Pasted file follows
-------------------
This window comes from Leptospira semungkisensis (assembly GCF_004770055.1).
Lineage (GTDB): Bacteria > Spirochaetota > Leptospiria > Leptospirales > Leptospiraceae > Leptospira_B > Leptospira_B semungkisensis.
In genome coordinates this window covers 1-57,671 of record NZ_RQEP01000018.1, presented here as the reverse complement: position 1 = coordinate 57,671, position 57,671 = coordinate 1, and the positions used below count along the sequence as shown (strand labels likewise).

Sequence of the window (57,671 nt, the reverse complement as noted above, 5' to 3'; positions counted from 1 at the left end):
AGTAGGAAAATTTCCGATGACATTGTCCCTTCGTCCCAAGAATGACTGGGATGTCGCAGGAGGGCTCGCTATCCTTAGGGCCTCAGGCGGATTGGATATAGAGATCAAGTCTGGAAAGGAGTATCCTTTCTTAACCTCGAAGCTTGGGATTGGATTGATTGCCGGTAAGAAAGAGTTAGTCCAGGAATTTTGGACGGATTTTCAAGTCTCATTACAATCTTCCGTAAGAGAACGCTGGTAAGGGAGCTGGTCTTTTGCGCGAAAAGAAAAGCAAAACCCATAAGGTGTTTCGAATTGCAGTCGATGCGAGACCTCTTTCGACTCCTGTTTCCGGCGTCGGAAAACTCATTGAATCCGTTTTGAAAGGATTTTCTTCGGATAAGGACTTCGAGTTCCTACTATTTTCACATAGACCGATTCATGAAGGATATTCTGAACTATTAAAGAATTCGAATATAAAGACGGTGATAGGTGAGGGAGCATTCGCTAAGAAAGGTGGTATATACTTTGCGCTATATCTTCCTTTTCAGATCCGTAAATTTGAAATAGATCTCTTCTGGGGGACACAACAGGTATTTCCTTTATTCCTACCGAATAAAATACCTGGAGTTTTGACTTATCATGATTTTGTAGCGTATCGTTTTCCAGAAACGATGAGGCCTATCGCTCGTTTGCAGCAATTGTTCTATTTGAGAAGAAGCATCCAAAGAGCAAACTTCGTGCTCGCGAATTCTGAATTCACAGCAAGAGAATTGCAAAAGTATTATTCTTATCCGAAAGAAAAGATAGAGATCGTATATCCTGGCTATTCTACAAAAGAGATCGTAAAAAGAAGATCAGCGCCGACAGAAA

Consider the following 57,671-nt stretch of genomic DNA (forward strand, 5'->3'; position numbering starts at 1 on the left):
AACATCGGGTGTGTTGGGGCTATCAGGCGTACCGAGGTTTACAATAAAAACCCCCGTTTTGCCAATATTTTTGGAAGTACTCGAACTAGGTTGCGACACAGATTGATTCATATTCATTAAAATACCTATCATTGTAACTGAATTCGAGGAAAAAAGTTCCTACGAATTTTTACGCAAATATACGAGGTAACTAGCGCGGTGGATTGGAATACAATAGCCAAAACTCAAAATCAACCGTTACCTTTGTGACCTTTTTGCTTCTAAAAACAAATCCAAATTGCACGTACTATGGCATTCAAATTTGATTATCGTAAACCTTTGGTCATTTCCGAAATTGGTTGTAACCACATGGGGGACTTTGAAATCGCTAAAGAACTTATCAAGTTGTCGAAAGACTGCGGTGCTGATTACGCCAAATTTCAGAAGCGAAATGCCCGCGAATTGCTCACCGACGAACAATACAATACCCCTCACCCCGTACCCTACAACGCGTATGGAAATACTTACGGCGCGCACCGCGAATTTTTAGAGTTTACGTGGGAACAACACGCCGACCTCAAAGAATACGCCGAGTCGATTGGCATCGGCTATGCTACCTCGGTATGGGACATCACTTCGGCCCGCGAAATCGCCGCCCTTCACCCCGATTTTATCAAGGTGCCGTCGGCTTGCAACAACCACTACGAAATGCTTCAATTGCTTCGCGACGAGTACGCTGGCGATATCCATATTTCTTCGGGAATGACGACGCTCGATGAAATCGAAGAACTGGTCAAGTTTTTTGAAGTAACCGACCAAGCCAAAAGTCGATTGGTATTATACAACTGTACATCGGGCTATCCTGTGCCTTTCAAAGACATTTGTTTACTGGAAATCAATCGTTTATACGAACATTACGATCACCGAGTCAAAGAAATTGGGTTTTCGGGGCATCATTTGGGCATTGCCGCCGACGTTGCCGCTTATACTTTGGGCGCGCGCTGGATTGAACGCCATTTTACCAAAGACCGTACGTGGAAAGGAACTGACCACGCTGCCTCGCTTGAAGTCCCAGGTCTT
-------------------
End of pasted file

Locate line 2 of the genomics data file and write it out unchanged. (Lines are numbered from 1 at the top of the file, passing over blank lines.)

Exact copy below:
Lineage (GTDB): Bacteria > Spirochaetota > Leptospiria > Leptospirales > Leptospiraceae > Leptospira_B > Leptospira_B semungkisensis.